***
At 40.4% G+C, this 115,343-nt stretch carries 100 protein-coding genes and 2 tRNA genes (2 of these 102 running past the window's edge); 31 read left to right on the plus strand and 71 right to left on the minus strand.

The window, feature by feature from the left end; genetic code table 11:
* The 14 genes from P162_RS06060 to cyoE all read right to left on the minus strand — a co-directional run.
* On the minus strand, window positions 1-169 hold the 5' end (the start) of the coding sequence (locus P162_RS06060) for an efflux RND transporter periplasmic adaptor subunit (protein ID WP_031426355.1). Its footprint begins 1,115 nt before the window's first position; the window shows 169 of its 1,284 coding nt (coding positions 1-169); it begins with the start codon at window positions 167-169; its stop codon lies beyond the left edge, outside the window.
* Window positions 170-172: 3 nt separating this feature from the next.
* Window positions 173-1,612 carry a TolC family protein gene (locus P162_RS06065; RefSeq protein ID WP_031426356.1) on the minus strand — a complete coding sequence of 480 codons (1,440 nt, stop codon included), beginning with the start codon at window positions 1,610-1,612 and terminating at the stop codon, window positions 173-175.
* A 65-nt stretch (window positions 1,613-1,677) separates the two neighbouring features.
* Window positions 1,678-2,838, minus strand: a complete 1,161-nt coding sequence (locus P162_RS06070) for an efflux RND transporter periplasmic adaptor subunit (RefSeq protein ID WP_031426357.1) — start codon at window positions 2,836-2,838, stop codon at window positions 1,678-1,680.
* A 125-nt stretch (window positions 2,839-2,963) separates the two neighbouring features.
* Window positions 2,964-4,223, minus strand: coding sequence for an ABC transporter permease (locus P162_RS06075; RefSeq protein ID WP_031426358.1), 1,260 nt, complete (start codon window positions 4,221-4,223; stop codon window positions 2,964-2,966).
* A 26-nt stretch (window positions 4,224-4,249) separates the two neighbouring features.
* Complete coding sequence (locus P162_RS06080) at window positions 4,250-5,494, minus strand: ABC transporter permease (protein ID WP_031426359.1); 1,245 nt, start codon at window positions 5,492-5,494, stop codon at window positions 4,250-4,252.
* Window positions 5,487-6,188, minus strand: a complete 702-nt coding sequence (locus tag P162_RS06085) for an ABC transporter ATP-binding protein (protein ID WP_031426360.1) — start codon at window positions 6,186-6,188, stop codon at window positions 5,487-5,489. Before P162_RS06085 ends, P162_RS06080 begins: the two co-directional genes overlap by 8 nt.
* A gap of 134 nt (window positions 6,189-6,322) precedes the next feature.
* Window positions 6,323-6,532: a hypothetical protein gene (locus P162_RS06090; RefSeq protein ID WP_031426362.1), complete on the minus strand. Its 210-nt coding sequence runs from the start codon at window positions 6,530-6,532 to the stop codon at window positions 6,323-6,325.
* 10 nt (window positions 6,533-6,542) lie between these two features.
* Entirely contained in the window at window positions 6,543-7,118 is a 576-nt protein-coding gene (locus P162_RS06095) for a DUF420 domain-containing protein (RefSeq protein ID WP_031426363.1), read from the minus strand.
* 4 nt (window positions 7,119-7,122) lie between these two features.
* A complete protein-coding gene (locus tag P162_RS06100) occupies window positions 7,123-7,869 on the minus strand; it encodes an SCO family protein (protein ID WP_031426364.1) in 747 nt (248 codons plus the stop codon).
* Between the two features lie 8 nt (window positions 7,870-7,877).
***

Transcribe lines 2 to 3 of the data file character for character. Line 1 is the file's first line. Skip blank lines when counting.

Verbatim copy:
The window, feature by feature from the left end; genetic code table 11:
* The 14 genes from P162_RS06060 to cyoE all read right to left on the minus strand — a co-directional run.